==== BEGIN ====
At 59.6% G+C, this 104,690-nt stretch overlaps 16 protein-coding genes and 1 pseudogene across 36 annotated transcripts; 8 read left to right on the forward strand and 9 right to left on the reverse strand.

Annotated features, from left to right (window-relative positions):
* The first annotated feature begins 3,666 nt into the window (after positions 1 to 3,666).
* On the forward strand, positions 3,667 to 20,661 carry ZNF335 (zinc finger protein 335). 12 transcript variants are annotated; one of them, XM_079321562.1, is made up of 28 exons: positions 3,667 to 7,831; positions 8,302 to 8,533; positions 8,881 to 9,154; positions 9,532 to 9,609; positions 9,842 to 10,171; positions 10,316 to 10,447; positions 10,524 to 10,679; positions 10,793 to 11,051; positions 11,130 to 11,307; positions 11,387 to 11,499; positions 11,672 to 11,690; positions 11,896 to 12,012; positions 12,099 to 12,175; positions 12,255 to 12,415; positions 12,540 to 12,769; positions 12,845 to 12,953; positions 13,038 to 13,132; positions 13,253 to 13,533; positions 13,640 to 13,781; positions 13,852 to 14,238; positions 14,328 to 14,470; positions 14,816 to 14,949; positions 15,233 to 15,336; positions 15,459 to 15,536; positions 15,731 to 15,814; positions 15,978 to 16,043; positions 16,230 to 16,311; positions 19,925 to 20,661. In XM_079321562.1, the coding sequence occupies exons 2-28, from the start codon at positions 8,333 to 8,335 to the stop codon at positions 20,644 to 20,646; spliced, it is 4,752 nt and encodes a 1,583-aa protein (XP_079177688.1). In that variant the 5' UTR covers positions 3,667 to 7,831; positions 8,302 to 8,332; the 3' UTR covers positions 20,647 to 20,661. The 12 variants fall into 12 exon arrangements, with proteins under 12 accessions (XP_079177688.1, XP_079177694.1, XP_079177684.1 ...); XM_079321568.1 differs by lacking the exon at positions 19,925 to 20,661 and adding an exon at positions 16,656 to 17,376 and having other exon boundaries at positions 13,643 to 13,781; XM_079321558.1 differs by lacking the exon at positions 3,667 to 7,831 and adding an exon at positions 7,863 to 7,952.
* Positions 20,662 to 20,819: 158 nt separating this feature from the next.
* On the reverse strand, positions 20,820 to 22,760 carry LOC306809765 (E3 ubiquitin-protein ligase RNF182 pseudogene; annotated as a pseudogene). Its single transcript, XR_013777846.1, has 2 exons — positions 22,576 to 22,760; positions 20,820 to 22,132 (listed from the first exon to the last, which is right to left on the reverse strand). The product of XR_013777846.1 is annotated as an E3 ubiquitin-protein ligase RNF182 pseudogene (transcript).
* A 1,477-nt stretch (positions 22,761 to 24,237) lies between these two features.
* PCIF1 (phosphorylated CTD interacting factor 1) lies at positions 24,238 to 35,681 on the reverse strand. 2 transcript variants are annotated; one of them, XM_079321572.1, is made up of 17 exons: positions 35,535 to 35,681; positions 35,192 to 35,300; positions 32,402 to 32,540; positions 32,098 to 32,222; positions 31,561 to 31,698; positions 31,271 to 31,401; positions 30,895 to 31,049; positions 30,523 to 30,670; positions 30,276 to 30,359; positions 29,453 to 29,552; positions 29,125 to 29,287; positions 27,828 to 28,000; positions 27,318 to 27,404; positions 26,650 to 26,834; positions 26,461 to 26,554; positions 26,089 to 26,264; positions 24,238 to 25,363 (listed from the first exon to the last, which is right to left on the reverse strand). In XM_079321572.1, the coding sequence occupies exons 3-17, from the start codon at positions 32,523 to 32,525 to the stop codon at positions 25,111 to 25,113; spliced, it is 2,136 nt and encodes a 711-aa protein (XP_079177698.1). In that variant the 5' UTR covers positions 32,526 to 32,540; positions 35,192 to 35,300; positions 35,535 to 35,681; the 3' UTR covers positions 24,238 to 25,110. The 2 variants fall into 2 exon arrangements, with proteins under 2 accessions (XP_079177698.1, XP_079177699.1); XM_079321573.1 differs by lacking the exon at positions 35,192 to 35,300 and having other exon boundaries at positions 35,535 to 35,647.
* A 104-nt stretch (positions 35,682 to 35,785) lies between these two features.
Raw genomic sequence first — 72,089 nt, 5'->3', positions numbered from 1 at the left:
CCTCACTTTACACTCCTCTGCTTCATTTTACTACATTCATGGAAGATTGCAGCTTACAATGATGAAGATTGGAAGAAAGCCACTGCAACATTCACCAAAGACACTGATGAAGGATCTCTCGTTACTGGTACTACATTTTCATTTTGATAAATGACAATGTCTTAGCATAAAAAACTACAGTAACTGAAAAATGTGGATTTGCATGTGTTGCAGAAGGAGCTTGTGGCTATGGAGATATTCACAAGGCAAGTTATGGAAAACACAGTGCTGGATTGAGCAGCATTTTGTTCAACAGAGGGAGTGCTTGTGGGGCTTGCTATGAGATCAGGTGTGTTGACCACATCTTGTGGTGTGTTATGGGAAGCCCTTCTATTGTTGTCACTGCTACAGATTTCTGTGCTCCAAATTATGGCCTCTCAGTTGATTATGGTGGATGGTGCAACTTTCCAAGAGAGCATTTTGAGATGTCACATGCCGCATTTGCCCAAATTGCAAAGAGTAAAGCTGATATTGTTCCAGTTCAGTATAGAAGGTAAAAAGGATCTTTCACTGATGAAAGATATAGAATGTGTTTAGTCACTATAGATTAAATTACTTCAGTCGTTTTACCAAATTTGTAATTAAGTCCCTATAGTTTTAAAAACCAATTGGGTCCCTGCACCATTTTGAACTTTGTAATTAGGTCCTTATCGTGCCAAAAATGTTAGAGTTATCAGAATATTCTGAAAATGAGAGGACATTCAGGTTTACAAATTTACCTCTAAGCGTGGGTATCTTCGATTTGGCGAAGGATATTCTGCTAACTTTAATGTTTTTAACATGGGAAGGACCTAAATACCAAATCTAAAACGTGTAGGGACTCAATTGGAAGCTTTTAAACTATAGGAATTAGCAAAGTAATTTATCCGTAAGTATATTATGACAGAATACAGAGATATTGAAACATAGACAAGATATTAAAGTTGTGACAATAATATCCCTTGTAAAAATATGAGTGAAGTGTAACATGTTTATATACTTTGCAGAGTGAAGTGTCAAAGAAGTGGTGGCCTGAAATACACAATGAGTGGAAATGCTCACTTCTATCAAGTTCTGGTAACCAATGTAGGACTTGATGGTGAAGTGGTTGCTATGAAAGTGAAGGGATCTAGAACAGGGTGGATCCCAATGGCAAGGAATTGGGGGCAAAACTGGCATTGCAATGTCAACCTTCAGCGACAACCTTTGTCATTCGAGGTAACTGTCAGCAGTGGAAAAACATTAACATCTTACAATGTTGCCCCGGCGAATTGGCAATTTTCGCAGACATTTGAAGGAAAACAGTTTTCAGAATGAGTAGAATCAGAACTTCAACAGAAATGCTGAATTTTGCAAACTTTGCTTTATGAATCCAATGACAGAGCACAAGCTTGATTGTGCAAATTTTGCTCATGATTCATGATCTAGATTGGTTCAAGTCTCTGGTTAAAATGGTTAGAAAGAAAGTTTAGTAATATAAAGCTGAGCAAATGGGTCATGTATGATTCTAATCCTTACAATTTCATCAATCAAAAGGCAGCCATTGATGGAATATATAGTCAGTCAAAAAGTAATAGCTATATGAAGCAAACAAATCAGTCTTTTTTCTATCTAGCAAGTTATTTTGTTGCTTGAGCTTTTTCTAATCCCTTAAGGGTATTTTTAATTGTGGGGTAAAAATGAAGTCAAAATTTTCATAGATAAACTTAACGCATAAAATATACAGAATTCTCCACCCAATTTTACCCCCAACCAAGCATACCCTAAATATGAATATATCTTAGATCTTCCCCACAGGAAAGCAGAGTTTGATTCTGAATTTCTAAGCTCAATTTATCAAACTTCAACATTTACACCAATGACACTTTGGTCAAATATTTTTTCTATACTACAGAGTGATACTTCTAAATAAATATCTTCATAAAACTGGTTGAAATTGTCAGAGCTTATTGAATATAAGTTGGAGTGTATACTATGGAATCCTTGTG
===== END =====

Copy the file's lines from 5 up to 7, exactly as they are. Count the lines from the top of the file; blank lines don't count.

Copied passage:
* Positions 20,662 to 20,819: 158 nt separating this feature from the next.
* On the reverse strand, positions 20,820 to 22,760 carry LOC306809765 (E3 ubiquitin-protein ligase RNF182 pseudogene; annotated as a pseudogene). Its single transcript, XR_013777846.1, has 2 exons — positions 22,576 to 22,760; positions 20,820 to 22,132 (listed from the first exon to the last, which is right to left on the reverse strand). The product of XR_013777846.1 is annotated as an E3 ubiquitin-protein ligase RNF182 pseudogene (transcript).
* A 1,477-nt stretch (positions 22,761 to 24,237) lies between these two features.